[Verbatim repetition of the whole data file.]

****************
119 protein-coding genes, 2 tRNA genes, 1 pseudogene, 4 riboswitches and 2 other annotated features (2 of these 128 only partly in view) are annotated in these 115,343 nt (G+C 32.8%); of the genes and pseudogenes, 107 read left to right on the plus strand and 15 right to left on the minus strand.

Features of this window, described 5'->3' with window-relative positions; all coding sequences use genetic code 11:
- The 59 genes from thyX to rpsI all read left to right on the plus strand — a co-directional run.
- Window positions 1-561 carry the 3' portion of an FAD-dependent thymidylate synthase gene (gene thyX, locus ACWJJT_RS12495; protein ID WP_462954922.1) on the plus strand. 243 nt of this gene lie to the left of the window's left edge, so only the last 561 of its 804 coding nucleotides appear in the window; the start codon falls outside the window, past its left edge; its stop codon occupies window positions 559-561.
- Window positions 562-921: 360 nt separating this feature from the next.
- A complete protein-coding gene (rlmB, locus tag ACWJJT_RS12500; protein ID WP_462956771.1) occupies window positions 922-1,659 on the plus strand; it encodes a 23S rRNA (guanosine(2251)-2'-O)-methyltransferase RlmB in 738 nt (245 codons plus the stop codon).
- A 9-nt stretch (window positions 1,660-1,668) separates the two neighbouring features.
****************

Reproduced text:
119 protein-coding genes, 2 tRNA genes, 1 pseudogene, 4 riboswitches and 2 other annotated features (2 of these 128 only partly in view) are annotated in these 115,343 nt (G+C 32.8%); of the genes and pseudogenes, 107 read left to right on the plus strand and 15 right to left on the minus strand.

Features of this window, described 5'->3' with window-relative positions; all coding sequences use genetic code 11:
- The 59 genes from thyX to rpsI all read left to right on the plus strand — a co-directional run.
- Window positions 1-561 carry the 3' portion of an FAD-dependent thymidylate synthase gene (gene thyX, locus ACWJJT_RS12495; protein ID WP_462954922.1) on the plus strand. 243 nt of this gene lie to the left of the window's left edge, so only the last 561 of its 804 coding nucleotides appear in the window; the start codon falls outside the window, past its left edge; its stop codon occupies window positions 559-561.
- Window positions 562-921: 360 nt separating this feature from the next.
- A complete protein-coding gene (rlmB, locus tag ACWJJT_RS12500; protein ID WP_462956771.1) occupies window positions 922-1,659 on the plus strand; it encodes a 23S rRNA (guanosine(2251)-2'-O)-methyltransferase RlmB in 738 nt (245 codons plus the stop codon).
- A 9-nt stretch (window positions 1,660-1,668) separates the two neighbouring features.